There is a flurry of announcements coming out San Diego Comic Con, this is some of the news that’s been revealed so far from the largest comics convention Continue reading San Diego Comic Con News & Things 7/21/2017 Part Two
Spoilers (but not many)
2016 might have witnessed a fair amount of upheaval, but one thing remained constant: Hollywood’s love of superheroes is as strong as ever. While DC sat out 2015, Marvel saw three of their properties in theaters; this year The Big Two had six combined. Next year that will edge up to seven. In addition, geek-favorite franchises Star Trek and Star Wars continued their multi-year missions through galaxies far, far away. Almost all of them raked the ticket sales (analysists were divided on whether Star Trek Beyond fell short of breaking even or turned a modest profit). Either way, neither profit margins nor quantity of films produced equal quality. 2016 was a very mixed year in terms of artistic merit, as fans could be forgiven for experiencing whiplash when trying to create a double bill for some of these movies. Some films excelled by being able to break new ground, while others entertained with well-executed tried and true formulas. Some were an utter mess (and not simply in their murky CGI sequences). It could have been worse; viewers were denied anything quite as terrible as last year’s Fantastic Four. Then again, that is placing the bar quite low.
In this episode we talk about a lot of things. We talk about comic books like Batman, Demonic, Supergirl Rebirth, Black Widow & Thor. We talk about inherent comic book logic and how that can be a hurdle for new readers in reference to The Incal. We talk about the new Captain America statue in Prospect Park, Brooklyn, NY. We talk about Alex’s awful beer. We talk about the new Frank Ocean album’s and how that highlights the importance of inclusion and diverse voices. But mostly we talk about the terrible, terrible, terrible Spawn Kills Everyone. It is so terrible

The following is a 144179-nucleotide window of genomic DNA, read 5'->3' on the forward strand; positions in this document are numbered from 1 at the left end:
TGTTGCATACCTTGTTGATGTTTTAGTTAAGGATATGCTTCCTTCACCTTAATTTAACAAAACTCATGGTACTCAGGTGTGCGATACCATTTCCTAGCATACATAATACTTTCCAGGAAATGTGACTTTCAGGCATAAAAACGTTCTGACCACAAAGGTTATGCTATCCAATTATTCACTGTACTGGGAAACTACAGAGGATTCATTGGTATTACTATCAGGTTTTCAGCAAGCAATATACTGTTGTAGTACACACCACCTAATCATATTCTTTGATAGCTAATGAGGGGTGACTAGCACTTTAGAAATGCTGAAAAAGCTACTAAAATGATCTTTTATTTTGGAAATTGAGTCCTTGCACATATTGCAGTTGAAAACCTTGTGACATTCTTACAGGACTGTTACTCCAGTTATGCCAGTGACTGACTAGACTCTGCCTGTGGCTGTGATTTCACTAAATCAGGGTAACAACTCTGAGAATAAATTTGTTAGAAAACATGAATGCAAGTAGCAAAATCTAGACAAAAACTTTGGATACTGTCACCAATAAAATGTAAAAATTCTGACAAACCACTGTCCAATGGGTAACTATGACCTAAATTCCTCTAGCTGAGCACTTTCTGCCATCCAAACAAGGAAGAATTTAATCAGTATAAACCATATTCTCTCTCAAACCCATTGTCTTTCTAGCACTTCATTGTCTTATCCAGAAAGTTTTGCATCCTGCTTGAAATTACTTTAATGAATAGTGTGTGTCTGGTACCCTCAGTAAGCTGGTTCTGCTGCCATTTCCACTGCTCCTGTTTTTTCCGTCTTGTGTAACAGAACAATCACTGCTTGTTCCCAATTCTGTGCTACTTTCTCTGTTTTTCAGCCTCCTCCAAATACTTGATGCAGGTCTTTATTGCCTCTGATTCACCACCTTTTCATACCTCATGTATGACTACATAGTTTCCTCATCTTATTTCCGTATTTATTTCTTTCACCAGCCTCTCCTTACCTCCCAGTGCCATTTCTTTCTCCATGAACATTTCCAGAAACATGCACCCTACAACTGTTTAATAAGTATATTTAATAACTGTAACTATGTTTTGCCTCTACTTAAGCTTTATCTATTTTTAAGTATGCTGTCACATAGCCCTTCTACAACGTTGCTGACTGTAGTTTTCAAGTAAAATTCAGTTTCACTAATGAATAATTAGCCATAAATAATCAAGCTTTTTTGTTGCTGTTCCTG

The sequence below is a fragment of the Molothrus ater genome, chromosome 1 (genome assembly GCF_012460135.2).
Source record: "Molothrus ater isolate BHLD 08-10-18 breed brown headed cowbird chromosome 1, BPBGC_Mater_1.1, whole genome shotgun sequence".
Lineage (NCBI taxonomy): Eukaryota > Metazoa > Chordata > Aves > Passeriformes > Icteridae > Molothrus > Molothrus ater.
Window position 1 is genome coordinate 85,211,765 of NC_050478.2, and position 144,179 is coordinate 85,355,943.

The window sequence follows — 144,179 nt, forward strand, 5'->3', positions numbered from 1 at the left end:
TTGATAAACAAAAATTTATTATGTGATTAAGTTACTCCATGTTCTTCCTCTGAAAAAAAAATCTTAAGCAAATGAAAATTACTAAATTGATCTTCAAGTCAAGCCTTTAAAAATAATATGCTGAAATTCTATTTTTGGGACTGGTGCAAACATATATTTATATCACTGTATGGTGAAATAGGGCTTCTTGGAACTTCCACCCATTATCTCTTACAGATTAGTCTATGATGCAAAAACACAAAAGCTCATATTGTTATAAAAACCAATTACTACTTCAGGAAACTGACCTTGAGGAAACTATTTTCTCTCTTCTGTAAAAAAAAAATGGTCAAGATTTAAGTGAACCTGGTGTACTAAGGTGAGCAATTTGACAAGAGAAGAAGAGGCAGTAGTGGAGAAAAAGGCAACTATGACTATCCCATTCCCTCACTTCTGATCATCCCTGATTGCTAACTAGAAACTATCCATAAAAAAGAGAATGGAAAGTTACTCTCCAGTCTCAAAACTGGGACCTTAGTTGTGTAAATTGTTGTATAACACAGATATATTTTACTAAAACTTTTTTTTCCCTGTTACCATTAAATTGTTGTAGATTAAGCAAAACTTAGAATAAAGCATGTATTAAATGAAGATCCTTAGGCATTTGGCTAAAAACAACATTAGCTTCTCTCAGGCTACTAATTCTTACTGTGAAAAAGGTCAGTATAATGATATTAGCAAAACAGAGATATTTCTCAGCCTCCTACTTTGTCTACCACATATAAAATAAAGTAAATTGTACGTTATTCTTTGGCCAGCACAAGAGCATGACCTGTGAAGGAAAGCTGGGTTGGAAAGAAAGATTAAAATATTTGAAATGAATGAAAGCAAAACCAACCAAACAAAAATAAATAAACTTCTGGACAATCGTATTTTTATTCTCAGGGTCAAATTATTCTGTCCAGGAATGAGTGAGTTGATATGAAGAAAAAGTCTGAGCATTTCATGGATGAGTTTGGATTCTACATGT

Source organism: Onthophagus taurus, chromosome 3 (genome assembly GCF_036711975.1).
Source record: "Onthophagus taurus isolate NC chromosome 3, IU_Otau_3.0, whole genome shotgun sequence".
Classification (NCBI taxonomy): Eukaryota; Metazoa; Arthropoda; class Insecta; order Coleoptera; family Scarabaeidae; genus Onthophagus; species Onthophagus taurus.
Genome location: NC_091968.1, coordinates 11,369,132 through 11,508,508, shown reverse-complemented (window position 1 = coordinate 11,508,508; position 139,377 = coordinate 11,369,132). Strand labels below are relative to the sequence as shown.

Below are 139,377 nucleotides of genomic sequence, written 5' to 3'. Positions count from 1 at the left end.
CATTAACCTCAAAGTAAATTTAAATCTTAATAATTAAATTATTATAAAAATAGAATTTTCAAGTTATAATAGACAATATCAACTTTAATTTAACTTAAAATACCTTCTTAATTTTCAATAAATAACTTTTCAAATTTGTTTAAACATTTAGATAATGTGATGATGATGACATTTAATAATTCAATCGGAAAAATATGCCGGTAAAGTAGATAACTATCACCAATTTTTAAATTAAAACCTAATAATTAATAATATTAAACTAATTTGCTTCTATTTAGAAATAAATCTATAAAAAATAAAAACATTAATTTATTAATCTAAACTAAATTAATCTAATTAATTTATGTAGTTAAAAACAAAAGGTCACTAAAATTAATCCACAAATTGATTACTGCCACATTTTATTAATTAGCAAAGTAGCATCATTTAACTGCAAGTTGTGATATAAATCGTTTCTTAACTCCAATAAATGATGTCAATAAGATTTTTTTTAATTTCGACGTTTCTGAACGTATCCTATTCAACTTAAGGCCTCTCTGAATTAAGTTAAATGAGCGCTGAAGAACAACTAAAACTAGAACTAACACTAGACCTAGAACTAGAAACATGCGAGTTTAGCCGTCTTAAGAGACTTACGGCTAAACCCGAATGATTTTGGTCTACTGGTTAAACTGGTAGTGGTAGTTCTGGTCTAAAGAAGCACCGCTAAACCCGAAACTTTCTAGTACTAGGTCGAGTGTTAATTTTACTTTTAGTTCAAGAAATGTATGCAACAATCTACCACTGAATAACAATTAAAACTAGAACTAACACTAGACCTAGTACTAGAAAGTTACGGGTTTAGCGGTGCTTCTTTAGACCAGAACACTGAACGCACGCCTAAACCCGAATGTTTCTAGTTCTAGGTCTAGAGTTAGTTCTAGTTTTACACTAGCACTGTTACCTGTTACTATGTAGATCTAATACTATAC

Eight years ago Marvel Studios unveiled their first effort, Iron Man. Since then Marvel has produced 11 more films and four television series while amassing a staggering amount of box office revenue. That is a huge accomplishment which either makes Iron Man seem like just the other day, or a long time ago, depending on your perspective. Regardless, it is hard to argue that Marvel has found a filmmaking approach which works for both them and their audience. Multiple factors are at play here, though, one of the key ones has been taking their time to let their Cinematic Universe expand organically. At first glance this statement might seem paradoxical when applied to an enterprise which since Day One has been geared towards setting up the next chapter. Hence all those mid/post credit scenes which remain one of the trademarks of the franchise. Yet, if nothing else, this emphasis on serial storytelling points towards a shared link between the movies and their source material. More importantly it gives characters room to breathe, allowing the actors opportunity to build on beats from previous appearances. This attention to nearly a decade of world and character building pays off this week with the arrival of Marvel Studio’s latest entry: Captain America: Civil War. It is an exciting, fast paced film which never loses sight of the flawed individuals at the center of its narrative.